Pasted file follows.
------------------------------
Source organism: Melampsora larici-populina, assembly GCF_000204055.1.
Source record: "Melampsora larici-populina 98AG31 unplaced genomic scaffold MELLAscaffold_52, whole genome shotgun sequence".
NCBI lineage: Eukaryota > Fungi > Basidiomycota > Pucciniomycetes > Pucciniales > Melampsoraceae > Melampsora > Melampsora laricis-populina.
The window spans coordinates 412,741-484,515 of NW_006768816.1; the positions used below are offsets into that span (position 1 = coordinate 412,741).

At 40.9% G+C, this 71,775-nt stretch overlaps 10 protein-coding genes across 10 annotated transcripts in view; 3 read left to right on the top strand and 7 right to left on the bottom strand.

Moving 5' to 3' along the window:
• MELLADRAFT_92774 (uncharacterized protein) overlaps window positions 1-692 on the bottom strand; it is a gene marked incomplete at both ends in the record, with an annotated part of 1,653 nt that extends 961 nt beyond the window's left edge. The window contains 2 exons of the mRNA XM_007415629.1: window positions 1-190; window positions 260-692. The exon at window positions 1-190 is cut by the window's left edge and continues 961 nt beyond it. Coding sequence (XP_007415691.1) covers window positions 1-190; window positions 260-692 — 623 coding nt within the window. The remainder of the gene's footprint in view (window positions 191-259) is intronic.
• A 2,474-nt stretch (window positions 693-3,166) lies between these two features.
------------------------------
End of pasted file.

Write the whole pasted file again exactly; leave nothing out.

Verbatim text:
Source organism: Melampsora larici-populina, assembly GCF_000204055.1.
Source record: "Melampsora larici-populina 98AG31 unplaced genomic scaffold MELLAscaffold_52, whole genome shotgun sequence".
NCBI lineage: Eukaryota > Fungi > Basidiomycota > Pucciniomycetes > Pucciniales > Melampsoraceae > Melampsora > Melampsora laricis-populina.
The window spans coordinates 412,741-484,515 of NW_006768816.1; the positions used below are offsets into that span (position 1 = coordinate 412,741).

At 40.9% G+C, this 71,775-nt stretch overlaps 10 protein-coding genes across 10 annotated transcripts in view; 3 read left to right on the top strand and 7 right to left on the bottom strand.

Moving 5' to 3' along the window:
• MELLADRAFT_92774 (uncharacterized protein) overlaps window positions 1-692 on the bottom strand; it is a gene marked incomplete at both ends in the record, with an annotated part of 1,653 nt that extends 961 nt beyond the window's left edge. The window contains 2 exons of the mRNA XM_007415629.1: window positions 1-190; window positions 260-692. The exon at window positions 1-190 is cut by the window's left edge and continues 961 nt beyond it. Coding sequence (XP_007415691.1) covers window positions 1-190; window positions 260-692 — 623 coding nt within the window. The remainder of the gene's footprint in view (window positions 191-259) is intronic.
• A 2,474-nt stretch (window positions 693-3,166) lies between these two features.